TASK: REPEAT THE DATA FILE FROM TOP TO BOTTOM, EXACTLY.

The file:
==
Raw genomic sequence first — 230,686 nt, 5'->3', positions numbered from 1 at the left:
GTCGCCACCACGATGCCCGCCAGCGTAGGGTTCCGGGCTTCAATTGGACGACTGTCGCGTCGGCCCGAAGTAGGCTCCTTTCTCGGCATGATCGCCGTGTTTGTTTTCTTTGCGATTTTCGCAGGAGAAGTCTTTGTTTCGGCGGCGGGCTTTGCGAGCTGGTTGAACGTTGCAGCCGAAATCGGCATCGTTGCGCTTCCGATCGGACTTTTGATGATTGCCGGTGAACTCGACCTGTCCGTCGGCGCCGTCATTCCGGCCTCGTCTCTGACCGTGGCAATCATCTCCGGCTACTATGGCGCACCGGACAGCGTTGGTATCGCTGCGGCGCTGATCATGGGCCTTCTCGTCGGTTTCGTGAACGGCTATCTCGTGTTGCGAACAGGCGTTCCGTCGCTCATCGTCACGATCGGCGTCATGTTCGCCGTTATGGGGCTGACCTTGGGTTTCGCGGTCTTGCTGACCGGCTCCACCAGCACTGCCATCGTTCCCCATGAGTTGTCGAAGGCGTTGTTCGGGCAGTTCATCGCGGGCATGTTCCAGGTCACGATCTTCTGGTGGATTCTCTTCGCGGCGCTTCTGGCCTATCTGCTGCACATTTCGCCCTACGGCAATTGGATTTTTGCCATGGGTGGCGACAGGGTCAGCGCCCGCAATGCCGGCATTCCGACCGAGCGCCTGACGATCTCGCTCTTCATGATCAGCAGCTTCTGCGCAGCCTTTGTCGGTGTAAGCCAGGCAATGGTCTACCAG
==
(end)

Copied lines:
Raw genomic sequence first — 230,686 nt, 5'->3', positions numbered from 1 at the left:
GTCGCCACCACGATGCCCGCCAGCGTAGGGTTCCGGGCTTCAATTGGACGACTGTCGCGTCGGCCCGAAGTAGGCTCCTTTCTCGGCATGATCGCCGTGTTTGTTTTCTTTGCGATTTTCGCAGGAGAAGTCTTTGTTTCGGCGGCGGGCTTTGCGAGCTGGTTGAACGTTGCAGCCGAAATCGGCATCGTTGCGCTTCCGATCGGACTTTTGATGATTGCCGGTGAACTCGACCTGTCCGTCGGCGCCGTCATTCCGGCCTCGTCTCTGACCGTGGCAATCATCTCCGGCTACTATGGCGCACCGGACAGCGTTGGTATCGCTGCGGCGCTGATCATGGGCCTTCTCGTCGGTTTCGTGAACGGCTATCTCGTGTTGCGAACAGGCGTTCCGTCGCTCATCGTCACGATCGGCGTCATGTTCGCCGTTATGGGGCTGACCTTGGGTTTCGCGGTCTTGCTGACCGGCTCCACCAGCACTGCCATCGTTCCCCATGAGTTGTCGAAGGCGTTGTTCGGGCAGTTCATCGCGGGCATGTTCCAGGTCACGATCTTCTGGTGGATTCTCTTCGCGGCGCTTCTGGCCTATCTGCTGCACATTTCGCCCTACGGCAATTGGATTTTTGCCATGGGTGGCGACAGGGTCAGCGCCCGCAATGCCGGCATTCCGACCGAGCGCCTGACGATCTCGCTCTTCATGATCAGCAGCTTCTGCGCAGCCTTTGTCGGTGTAAGCCAGGCAATGGTCTACCAG